The 2014 Tampa Bay Blues Festival
April 13, 2014
I missed the opening day music at the park grounds, arriving in St. Petersburg, FL with enough time to check in to my hotel, have a nice steak dinner, and find my way to the first day’s aftershow – at The Palladium Theatre in downtown St. Petersberg. Matt Schofield, Coco Montoya, and Selwyn Birchwood – each performed a one hour set in an intimate theater setting. Damn, this could be better than the Festival itself.
1st Set: Matt Schofield – internationally acclaimed guitarist and certainly one of my all-time favs. Matt’s Trio played the Festival that afternoon. He comes out smokin’ as usual and is joined later in the set by 11 year old guitar whiz Brandon Neiderauer. Trip to Tampa already deemed a great idea and worthwhile endeavor. Matt, with Jonny Henderson on B-3 and Kevin Hayes on drums, …. folks, it don’t get any better than this. Please go see Matt play when you get a chance. You will not be disappointed. I guarantee it.
Coco Montoya and his band, then local hero, Selwyn Birchwood and his band both play excellent one hour sets. Coco was mentored by Albert Collins and John Mayall, has a clear, rock-oriented voice, and plays left handed and upside down. Selwyn seems like a natural, but I’m guessing he works hard at his craft. It’s now 1:00 am. It’s been a good night.
The next afternoon at Vinoy Park, in the beautiful, warm Florida sunshine, I enjoy the Festival atmosphere and the music of Lil’ Ed and The Blues Imperials and Tommy Castro and The Painkillers. Both of these band’s have been together for 20 to 25 years and it is an extra special treat to experience band’s with that level of experience as a unit. One of the true pleasures in life. Band’s at the Festival are playing one and a half hour sets. It’s only been a week since Biscuit Fest and I’m taking in the great music in three hour doses.
With another day’s music coming up, I decide to leave the Festival to meet up with a cousin I don’t see very often who lives in Clearwater. We go out and have a phenomenal sushi dinner at the Island Way Grill in Clearwater Beach. I am getting spoiled. I’m thinking of retiring to the good life in Florida.
Ahh, it’s now Sunday and it’s another sunny, 80 degree day. I start the day off with a swim after breakfast at the motel pool. Am I really going to go out and see and hear more great blues and funk and soul? Damn, here I go. George Porter, Jr. and Runnin’ Pardners. If you know who I’m talking about I don’t need to say more. George Porter, Jr. – bass, Michael Lemmler – keys, Brint Anderson – guitar, and Terence Houston – drums. Some of the greatest funk on the planet by the master bassist. They are joined on a couple of songs by 11 year old guitar whiz – Brandon Neiderauer. George, and the entire audience, seems genuinely amazed how Brandon plays, with expressive feeling. Tad Robinson was next up. He may not be a household name, but he’s playing some great soul blues. A great vocalist and harp player. A great band. Wow. A side note: it was getting hot (not just musically, but temperature-wise), and after a non-stop intense, passionate 90 minute set, I observe Tad grab a bottle of water and immediately go over to the merchandise tent and spend 30 minutes greeting fans and autographing CD’s, and other miscellaneous items including the shirts on people’s backs. It’s a reminder of how hard these musicians work and how much they give to make a living in the music business. Big Sam’s Funky Nation come out next and they do get the crowd whoopin’ and hollerin’. Two horns, guitar, bass, and drums. Big Sam on trombone. It’s getting hot and sweaty. I need food and drink. The party is in full swing, and there’s more to come.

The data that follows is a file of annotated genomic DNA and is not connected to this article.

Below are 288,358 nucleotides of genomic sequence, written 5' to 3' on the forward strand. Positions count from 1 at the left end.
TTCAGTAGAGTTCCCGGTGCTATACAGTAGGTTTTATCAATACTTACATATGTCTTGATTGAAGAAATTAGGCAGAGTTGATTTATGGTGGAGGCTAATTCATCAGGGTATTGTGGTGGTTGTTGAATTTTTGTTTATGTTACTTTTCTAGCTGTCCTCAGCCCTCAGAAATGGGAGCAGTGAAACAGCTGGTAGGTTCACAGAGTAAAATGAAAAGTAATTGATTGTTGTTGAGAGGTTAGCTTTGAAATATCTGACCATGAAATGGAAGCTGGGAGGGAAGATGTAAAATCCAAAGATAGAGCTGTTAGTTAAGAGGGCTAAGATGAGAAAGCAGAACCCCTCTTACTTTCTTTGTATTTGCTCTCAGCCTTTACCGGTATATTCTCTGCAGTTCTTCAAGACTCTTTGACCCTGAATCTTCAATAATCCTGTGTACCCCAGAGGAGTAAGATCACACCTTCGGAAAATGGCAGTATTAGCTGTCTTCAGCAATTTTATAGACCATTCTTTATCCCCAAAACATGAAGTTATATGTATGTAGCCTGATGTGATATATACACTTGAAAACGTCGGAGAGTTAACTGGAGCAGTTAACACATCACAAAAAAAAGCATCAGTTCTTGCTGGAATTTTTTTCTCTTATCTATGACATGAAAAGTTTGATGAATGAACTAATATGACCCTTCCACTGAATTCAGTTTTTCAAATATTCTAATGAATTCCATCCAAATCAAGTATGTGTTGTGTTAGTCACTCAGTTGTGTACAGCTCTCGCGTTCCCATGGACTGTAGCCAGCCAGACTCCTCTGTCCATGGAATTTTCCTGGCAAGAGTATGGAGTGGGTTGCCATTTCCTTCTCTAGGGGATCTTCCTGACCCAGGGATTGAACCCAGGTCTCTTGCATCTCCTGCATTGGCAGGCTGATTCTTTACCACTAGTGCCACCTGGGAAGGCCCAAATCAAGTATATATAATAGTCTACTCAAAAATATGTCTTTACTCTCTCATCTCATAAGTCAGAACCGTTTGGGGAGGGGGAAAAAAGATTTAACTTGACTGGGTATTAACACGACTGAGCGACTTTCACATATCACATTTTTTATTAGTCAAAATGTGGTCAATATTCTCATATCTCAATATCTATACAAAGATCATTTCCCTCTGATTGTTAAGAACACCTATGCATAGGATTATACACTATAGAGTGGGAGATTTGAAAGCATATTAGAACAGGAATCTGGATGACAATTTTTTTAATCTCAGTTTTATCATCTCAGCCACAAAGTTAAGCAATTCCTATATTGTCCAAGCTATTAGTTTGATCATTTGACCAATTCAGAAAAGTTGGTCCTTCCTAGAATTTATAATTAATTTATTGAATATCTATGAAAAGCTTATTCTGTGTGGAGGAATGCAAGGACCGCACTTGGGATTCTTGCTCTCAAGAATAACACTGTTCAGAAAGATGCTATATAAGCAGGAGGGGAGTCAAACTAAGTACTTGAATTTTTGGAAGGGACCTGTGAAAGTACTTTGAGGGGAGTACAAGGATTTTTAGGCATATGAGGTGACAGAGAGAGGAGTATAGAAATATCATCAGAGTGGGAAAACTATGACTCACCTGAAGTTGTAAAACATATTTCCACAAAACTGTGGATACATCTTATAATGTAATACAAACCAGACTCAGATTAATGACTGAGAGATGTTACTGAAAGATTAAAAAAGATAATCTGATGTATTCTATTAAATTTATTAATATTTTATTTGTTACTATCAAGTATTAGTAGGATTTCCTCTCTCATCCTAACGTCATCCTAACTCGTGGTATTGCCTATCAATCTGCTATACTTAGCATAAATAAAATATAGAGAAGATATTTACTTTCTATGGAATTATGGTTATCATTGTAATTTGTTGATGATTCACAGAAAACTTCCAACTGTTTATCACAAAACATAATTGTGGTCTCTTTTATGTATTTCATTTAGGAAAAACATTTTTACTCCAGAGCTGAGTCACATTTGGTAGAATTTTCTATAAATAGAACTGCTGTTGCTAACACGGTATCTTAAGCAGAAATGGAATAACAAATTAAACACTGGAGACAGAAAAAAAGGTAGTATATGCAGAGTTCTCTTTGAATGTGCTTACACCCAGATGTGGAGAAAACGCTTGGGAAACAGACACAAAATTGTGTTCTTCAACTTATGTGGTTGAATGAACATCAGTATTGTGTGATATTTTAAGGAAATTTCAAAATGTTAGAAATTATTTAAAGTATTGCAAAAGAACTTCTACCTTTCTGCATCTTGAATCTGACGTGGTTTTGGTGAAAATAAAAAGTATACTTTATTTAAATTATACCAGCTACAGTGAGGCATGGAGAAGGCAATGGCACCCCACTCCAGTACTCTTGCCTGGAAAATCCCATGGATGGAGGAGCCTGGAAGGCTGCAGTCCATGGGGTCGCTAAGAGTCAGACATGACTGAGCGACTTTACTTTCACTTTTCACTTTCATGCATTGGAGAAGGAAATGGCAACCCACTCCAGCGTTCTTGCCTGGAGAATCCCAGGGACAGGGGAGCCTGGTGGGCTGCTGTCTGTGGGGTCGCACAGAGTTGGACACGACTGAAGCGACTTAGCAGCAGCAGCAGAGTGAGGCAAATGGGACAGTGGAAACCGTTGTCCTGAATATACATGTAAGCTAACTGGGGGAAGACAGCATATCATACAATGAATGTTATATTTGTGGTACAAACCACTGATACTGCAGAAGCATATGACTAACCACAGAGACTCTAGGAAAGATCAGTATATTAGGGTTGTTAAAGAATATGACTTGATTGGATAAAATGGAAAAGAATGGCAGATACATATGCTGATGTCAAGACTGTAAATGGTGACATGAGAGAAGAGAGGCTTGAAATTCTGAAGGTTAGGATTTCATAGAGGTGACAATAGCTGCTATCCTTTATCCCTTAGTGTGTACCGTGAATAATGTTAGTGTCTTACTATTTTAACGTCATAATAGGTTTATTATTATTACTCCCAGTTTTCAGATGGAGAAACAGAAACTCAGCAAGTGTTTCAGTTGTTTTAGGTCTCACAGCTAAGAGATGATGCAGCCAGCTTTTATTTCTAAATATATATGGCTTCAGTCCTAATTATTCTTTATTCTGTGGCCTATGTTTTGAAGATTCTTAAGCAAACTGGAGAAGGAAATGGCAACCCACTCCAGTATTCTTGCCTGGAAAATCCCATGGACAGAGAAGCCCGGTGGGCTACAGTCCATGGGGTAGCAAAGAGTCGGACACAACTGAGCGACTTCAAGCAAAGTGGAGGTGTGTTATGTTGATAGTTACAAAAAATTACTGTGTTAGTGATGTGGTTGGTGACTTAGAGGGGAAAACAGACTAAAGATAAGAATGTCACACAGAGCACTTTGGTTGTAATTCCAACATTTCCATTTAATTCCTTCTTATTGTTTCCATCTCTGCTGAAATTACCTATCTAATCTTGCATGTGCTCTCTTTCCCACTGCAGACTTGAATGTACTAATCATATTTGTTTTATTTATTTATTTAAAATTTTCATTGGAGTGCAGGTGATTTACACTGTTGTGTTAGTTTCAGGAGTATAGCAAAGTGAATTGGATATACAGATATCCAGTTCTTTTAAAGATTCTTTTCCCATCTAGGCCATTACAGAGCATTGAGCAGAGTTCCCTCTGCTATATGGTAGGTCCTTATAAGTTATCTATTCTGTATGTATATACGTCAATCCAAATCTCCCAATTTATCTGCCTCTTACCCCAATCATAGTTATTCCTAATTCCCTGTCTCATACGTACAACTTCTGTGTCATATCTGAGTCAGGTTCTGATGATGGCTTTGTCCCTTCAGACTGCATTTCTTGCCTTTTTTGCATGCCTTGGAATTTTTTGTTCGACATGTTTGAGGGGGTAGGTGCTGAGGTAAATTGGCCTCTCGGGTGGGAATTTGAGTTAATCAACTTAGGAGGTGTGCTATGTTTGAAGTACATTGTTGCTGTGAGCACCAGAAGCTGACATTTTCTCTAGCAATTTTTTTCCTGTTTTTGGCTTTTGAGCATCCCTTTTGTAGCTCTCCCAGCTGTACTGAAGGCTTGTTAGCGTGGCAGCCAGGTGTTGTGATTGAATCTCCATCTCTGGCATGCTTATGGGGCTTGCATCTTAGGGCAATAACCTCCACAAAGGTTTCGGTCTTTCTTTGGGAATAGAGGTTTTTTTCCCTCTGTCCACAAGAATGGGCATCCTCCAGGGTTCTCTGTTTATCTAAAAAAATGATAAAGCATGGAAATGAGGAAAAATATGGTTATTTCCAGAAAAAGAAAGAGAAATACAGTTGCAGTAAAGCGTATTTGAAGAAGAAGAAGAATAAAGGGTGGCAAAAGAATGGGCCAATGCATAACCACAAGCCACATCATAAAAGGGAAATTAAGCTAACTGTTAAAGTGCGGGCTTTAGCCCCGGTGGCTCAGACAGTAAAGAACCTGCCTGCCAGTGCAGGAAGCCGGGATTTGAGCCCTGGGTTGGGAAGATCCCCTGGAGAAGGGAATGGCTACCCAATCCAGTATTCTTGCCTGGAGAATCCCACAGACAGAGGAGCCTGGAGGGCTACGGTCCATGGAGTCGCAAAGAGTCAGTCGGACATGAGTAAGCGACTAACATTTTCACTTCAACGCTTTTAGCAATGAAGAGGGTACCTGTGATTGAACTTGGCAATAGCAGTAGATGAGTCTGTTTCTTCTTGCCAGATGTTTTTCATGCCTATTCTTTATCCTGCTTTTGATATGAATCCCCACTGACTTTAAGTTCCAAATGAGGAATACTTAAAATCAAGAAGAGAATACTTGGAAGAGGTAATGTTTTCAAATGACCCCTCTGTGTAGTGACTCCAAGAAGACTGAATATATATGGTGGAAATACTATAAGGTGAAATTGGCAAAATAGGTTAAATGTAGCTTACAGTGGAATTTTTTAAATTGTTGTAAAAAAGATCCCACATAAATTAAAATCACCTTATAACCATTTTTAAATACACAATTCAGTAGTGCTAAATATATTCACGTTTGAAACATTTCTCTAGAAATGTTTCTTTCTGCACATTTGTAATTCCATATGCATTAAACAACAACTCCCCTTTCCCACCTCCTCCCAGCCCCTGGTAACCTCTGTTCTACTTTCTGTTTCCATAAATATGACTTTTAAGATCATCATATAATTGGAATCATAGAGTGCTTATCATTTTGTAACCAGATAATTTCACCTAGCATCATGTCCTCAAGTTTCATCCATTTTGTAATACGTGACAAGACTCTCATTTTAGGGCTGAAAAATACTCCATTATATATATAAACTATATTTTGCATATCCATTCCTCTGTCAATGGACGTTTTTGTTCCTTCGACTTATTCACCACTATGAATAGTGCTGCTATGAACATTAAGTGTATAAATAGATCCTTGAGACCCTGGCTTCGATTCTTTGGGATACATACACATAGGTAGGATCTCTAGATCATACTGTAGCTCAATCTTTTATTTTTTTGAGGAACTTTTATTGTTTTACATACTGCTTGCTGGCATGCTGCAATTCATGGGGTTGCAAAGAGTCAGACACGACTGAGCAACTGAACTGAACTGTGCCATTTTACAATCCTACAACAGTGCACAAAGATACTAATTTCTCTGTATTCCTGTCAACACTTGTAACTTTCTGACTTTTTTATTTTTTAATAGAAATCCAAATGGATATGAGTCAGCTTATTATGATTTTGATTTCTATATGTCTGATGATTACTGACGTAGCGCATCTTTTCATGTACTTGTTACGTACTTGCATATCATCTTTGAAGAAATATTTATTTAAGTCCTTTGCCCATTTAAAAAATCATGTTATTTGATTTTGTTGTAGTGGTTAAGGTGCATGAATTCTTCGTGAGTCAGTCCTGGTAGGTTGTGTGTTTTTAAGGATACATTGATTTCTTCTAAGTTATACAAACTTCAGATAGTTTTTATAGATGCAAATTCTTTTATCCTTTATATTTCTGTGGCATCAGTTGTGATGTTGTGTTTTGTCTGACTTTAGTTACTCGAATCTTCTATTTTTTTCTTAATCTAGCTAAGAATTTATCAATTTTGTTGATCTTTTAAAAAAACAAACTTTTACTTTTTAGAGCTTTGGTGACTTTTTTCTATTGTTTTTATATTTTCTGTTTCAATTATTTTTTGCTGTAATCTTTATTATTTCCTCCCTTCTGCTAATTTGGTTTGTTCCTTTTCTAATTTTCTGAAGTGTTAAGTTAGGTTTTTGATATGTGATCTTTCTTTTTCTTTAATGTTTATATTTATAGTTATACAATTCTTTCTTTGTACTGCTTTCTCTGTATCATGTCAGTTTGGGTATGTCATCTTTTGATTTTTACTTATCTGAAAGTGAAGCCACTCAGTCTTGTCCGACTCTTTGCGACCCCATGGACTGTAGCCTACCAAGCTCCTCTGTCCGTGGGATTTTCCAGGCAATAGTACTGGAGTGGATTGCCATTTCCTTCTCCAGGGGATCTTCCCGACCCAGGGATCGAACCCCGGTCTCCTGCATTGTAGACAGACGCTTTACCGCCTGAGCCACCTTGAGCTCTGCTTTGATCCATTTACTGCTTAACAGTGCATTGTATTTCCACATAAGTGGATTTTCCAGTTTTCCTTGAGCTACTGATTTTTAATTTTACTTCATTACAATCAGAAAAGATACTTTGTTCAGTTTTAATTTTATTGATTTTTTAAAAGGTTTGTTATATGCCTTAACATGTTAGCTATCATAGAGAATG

A question I had mused about out loud the week before at the end of Biscuit Fest – is it possible to overdose on good music? – is now answered in the affirmative. Yes! But it’s not a bad thing!